1. Cover Your Face and Hands
"Leaving faces and hands left uncovered is one of the more common mistakes," Coluccy says. "Keeping those hands and faces covered is even more important if you've got hunters shifting around in the blind. Waterfowl possess an acute sense of vision that allows them to detect very, very slight movements, so wearing something on your face and your hands and minimizing movement is critical."
2. Find the Right Pattern
Waterfowl's ability to detect minute differences in color in other birds means hunters must choose the appropriate clothing for the marsh and the field.
"Occasionally, my work as a biologist will put me in the air during the hunting seasons," he explains. "When I fly over a decoy spread I'm amazed at how a hunter sticks out when he's wearing a coat or other piece of clothing that doesn't fit in with the surrounding cover. Again, if I can spot those differences, imagine what a duck or goose will see."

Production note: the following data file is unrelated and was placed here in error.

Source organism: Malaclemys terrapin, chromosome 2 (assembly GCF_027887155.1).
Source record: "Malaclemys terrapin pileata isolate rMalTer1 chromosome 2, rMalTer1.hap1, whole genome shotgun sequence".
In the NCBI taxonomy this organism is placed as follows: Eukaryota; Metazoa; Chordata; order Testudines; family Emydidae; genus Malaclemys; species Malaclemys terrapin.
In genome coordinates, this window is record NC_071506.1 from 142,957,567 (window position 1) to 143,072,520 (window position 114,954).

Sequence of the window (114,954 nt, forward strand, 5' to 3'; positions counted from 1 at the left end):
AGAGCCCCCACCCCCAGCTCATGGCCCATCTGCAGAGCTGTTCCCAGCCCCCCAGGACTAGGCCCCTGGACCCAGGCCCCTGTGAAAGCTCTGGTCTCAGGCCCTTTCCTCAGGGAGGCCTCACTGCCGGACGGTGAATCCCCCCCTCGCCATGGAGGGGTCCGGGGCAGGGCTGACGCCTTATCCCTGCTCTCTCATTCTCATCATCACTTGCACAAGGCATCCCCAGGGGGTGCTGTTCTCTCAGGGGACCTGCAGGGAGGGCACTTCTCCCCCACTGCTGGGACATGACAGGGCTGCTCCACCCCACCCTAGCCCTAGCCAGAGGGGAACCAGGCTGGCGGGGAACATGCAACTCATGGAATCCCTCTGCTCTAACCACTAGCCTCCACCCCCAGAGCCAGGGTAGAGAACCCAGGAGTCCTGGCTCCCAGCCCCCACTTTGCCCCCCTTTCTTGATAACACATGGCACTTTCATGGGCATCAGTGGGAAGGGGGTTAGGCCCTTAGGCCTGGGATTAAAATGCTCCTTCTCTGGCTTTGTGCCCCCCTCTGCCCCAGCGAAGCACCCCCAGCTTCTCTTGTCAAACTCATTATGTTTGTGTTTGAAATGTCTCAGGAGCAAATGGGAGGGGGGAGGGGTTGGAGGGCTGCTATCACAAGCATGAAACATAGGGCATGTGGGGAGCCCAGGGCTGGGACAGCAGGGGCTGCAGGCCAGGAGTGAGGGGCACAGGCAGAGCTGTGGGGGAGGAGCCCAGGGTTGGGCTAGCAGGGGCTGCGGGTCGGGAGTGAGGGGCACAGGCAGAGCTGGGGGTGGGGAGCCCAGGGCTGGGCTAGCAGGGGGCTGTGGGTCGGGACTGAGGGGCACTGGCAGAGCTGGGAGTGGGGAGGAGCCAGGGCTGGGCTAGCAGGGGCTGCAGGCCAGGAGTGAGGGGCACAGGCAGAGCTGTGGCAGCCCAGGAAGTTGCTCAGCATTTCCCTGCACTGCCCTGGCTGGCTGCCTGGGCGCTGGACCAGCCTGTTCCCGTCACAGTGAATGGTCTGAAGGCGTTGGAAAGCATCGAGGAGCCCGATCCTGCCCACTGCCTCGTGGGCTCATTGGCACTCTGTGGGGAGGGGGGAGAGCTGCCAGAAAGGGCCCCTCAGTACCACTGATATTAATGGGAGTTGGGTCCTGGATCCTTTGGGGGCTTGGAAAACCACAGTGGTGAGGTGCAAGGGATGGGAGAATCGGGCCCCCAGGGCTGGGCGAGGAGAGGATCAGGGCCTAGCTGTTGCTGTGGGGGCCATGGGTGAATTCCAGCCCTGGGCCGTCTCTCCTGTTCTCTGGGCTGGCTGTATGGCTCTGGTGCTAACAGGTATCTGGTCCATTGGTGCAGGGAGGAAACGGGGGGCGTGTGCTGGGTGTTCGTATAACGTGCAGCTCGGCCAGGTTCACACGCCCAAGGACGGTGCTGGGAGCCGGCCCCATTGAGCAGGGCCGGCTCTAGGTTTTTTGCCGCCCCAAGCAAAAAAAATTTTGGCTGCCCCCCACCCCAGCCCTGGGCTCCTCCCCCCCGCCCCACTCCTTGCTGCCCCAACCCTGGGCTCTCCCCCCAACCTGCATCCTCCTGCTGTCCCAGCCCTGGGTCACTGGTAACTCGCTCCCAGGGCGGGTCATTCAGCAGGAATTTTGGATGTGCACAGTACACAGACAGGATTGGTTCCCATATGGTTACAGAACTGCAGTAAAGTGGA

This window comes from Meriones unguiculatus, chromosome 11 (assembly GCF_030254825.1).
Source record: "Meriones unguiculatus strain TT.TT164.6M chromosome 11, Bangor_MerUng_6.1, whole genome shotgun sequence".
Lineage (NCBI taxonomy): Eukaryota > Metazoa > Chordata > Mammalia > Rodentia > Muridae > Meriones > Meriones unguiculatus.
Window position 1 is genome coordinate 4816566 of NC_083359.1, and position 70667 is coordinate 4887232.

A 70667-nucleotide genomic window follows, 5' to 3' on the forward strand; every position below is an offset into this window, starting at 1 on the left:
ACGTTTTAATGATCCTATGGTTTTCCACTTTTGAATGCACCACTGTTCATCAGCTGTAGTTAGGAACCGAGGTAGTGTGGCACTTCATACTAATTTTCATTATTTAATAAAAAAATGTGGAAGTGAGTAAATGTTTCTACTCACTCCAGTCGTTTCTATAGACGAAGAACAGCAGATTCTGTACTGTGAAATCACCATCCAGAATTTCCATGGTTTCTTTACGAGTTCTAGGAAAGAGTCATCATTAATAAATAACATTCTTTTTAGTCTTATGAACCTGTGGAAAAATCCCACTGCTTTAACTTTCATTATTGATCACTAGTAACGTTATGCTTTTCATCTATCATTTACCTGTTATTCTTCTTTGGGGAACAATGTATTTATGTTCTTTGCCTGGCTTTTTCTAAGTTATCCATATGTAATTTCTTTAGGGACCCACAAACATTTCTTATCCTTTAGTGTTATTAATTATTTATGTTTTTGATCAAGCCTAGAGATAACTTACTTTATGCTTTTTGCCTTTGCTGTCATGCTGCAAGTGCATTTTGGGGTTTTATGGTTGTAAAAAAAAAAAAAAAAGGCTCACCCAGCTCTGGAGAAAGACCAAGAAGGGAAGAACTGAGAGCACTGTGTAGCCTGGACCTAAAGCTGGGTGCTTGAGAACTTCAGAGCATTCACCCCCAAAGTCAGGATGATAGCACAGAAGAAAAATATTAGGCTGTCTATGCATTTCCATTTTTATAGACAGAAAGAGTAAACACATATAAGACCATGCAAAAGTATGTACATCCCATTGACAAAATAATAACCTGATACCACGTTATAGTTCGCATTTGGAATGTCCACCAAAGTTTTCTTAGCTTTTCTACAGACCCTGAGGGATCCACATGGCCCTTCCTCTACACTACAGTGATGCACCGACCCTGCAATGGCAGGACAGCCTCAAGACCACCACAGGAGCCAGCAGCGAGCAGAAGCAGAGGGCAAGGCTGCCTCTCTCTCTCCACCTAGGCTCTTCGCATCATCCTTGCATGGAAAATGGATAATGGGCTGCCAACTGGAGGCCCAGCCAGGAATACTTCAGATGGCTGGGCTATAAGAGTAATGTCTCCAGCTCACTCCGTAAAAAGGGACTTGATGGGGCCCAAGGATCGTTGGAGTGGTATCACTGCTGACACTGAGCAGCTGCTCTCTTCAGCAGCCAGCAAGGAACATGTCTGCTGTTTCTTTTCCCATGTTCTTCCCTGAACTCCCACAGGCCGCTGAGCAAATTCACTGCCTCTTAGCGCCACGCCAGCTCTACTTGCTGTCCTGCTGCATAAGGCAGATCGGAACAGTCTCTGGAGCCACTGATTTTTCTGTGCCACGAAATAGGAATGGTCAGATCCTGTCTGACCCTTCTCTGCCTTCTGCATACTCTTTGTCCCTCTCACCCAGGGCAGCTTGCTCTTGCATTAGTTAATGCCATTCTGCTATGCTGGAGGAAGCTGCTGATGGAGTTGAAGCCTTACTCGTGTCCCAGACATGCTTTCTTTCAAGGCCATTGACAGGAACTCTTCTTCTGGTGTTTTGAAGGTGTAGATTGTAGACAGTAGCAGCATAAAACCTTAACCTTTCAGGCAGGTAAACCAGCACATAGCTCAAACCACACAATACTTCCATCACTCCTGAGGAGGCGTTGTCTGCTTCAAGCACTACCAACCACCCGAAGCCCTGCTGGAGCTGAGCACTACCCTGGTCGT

Hunters wearing a dark brown pattern in front of a lightly colored backdrop—or vice versa—will appear silhouetted against their surroundings, Coluccy says, and the outline of a person is as much a sign of danger as a fox or aerial predator. Blending in is especially important when sunny blue skies have been replaced by gray clouds.
"The flat light associated with overcast days really calls attention to what you're wearing and, again, to any movement in the blind. If your camo doesn't match the surroundings, or you're moving around, you're going to stick out," Coluccy says.